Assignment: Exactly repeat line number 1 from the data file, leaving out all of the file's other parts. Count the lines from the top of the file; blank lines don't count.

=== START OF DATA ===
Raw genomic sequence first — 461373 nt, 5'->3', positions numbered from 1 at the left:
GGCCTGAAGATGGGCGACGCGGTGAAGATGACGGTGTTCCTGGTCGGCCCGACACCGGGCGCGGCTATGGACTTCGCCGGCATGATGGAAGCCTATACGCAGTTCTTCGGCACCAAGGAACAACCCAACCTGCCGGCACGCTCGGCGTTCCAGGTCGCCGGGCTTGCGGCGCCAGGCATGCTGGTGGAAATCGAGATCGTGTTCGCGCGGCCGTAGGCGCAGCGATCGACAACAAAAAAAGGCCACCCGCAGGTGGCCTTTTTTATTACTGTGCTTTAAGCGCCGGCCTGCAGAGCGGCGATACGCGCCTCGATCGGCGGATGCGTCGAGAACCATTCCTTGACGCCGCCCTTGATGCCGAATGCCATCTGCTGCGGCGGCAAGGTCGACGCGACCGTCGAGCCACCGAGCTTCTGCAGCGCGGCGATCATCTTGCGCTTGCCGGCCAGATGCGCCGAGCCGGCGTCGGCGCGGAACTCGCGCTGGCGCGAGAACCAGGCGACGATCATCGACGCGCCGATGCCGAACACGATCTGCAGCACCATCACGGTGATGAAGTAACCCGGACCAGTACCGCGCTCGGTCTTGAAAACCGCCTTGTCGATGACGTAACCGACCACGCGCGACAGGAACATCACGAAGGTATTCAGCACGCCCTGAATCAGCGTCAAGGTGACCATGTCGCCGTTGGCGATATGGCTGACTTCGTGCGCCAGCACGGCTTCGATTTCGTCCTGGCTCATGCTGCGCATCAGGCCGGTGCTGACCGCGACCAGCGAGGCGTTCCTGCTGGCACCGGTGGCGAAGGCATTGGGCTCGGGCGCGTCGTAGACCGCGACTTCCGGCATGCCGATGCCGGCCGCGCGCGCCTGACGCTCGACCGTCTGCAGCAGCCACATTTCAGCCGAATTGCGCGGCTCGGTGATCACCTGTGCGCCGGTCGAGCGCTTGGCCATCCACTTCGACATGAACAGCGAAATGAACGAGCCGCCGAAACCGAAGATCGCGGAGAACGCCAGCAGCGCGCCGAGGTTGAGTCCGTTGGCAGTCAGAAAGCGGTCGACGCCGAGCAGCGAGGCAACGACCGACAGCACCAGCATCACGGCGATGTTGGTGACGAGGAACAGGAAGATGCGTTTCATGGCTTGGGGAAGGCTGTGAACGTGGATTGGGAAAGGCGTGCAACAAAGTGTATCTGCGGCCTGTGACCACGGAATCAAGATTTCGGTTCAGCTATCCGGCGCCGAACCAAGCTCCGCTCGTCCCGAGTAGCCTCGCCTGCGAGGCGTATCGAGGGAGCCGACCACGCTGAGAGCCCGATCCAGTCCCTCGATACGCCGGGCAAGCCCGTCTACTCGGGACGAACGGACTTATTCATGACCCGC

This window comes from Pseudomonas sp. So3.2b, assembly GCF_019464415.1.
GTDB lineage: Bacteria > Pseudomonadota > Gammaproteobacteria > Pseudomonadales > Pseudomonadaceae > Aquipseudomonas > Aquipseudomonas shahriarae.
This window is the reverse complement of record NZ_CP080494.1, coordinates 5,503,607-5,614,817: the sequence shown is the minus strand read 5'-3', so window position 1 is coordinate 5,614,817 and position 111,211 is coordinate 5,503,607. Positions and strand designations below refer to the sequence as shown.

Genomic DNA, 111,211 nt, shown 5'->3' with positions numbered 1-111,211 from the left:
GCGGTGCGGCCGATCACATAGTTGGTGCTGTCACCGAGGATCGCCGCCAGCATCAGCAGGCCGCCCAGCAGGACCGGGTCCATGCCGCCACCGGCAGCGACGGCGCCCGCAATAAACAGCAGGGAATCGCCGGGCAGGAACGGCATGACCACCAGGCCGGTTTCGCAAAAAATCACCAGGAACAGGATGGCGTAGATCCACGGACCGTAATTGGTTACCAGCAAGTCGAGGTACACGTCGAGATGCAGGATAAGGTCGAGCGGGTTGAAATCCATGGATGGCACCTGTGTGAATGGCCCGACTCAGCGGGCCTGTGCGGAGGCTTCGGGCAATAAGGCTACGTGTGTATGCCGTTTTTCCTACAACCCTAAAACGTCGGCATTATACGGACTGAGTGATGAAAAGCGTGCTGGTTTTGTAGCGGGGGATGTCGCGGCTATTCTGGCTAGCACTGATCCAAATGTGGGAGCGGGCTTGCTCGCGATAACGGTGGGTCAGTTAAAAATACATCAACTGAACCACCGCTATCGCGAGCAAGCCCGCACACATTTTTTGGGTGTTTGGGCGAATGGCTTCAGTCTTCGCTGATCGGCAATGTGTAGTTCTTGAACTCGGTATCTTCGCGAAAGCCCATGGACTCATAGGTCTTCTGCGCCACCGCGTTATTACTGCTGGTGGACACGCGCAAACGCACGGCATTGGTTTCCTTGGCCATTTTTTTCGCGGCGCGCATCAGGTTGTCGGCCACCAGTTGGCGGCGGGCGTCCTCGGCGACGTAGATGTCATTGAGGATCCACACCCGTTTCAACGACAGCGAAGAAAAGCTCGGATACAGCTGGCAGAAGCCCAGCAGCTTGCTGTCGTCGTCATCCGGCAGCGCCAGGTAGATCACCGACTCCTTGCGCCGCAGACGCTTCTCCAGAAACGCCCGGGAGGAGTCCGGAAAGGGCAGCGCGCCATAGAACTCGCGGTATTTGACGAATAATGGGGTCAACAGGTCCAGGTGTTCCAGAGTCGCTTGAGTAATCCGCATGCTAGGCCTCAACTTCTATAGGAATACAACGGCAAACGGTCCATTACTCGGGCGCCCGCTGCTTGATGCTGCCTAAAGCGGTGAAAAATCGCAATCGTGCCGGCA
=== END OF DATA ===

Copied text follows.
Raw genomic sequence first — 461373 nt, 5'->3', positions numbered from 1 at the left: